Here's how it's done-7

The Baltimore Sun

If you don't mind indulging me, I want to remind you, as we labor over our editing, of the sheer pleasure in reading. 

Barbara Pym, whose work Philip Larkn championed, was a writer whose work could stand up to comparison with Jane Austen's in its attention to the telling details of domestic life and its delicious understated irony. 

Here, in a passage from Excellent Women, Mildred Lathbury, the narrator, is taken to meet Everard Bone's mother:

I thought I had better revive the conversation which had lapsed, so I commented on the animals' heads in the hall, saying what fine specimens they were. 

'My husband shot them in India and Africa,' said Mrs. Bone, 'but however many you shoot there still seem to be more.'

'Oh, yes, it would be a terrible thing if they became extinct,' I said. 'I suppose they keep the rarer animals in game preserves now.'

'It's not the animals so much as the birds,' said Mrs. Bone fiercely. 'You will hardly believe this, Miss - er- but I was sitting in the window this afternoon and as it was a fine day I had it open at the bottom, when I felt something drop into my lap. And do you know what it was?' She turned and peered at me intently.

I said that I had no idea.

'Unpleasantness,' she said, almost triumphantly. ... Then lowering her voice she explained, 'From a bird, you see. It had done something when I was actually sitting in my own drawing-room.'

'How annoying,' I said, feeling mesmerised and unable even to laugh.

'And that's not the worst,' she went on, rummaging in a small desk which stood open and seemed to be full of old newspapers.'Read this.' She handed me a cutting headed OWL BITES WOMAN, from which I read that an owl had flown in through a cottage window one evening and bitten a wman on the chin. 'And this,' she went on, adding another cutting which told how a swan had knocked a girl off her bicycle. 'What do you think of  that?'

'Oh, I suppose they were just accidents,' I said. 

'Accidents! Even Miss Jessop agrees that they are rather more than accidents, don't you, Miss Jessop?'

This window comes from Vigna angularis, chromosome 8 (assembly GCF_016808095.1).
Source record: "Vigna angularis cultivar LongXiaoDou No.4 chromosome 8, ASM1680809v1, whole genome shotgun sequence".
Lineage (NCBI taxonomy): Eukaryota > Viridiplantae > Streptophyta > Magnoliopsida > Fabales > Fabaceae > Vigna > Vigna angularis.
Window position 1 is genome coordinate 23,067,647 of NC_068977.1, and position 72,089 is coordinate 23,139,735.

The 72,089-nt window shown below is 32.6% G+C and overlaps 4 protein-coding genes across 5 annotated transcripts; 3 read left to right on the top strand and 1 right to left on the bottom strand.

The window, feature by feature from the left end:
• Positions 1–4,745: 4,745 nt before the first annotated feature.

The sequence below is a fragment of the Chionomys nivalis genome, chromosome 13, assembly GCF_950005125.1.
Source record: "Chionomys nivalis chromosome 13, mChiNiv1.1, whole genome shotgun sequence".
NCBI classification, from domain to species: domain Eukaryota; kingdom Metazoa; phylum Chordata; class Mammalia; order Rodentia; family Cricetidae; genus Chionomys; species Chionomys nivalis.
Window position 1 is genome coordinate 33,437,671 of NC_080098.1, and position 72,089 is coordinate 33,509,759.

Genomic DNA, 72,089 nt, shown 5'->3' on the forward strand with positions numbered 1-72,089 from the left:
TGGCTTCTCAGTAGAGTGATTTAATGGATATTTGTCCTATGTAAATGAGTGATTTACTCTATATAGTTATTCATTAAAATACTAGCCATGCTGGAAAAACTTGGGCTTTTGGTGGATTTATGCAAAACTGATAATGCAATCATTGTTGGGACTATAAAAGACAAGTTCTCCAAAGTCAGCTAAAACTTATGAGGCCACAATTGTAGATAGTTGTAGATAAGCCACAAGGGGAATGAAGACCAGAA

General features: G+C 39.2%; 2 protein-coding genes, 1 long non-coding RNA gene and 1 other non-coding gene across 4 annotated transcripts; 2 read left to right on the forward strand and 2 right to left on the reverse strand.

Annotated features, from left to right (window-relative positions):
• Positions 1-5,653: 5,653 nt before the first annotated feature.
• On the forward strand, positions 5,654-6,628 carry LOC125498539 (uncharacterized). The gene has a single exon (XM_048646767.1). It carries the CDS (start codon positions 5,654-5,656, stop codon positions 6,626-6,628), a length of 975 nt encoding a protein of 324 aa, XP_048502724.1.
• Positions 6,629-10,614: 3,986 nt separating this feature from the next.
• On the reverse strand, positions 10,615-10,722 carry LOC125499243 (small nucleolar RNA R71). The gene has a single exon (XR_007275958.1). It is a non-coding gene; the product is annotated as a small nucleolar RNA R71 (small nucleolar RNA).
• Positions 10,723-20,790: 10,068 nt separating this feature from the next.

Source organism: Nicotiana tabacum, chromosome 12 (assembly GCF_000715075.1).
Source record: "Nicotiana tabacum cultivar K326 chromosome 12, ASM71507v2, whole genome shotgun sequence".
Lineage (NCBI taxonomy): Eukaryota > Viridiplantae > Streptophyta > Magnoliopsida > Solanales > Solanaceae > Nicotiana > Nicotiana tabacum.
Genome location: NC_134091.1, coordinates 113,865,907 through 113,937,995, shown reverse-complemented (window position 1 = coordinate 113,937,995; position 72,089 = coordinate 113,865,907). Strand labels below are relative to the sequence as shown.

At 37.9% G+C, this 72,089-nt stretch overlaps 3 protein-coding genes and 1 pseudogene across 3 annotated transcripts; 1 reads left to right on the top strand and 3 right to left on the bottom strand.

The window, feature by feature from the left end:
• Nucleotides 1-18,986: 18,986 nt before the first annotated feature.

Miss Jessop made a quavering sound which might have been 'Yes' or 'No' but it was not allowed to develop into speech, for Mrs. Bone broke in by telling Everard that Miss Jessop wouldn't want any sherry.

'The Domination of the Birds,' she went on.'I very much fear it may come to that.'

Everard looked at me a little anxiously but I managed to keep up the conversation until Mrs. Bone declared that it was dinner time. 'You had better be going home, now, Miss Jessop,' she said. 'We are going to have our dinner.'

Miss Jessop stood up and put on her gloves. Then, with a little nod which seemed to include all of us, she went quietly out of the room.

'I eat as many birds as possible,' said Mrs. Bone when we were sitting down to roast chicken. 'I have them sent from Harrods or Fortnum's, and sometimes I go and look at them in the cold meats department. They do them up very prettily with aspic jelly and decorations. At least we can eat our enemies.'




Comments: A nice little economical portrait of a domestic tyrant and monomaniac. 

Don't let anyone tell you that you're not allowed to use adverbs. That fiercely tips the reader off that something is coming, and Pym develops it by stages, from the laughable euphemisms "unpleasantness" and "had done something" to the trove of newspaper clippings to the explicitly paranoid "Domination of the Birds" to the concluding determination to eat the birds first. 

 Mrs. Bone's tyrannical disposition is not displayed in her avian monologue alone. There is the dim figure of Miss Jessop, who is allowed to be an audience for Mrs. Bone's pronouncements, whose agreement Mrs. Bone announces for her, whose murmurs are "not allowed to develop into speech," and who can be abruptly ordered out of the room when her presence is no longer required.

Finally, Pym, with a few deft touches, points to a normative world outside Mrs. Bone's drawing-room. Mildred is unable to laugh at the "unpleasantness" announcement, and Everard looks at her anxiously to gauge her reaction to his mother. But she maintains the proprieties and keeps up her end of the small talk without becoming visibly disconcerted. An excellent woman, indeed. 




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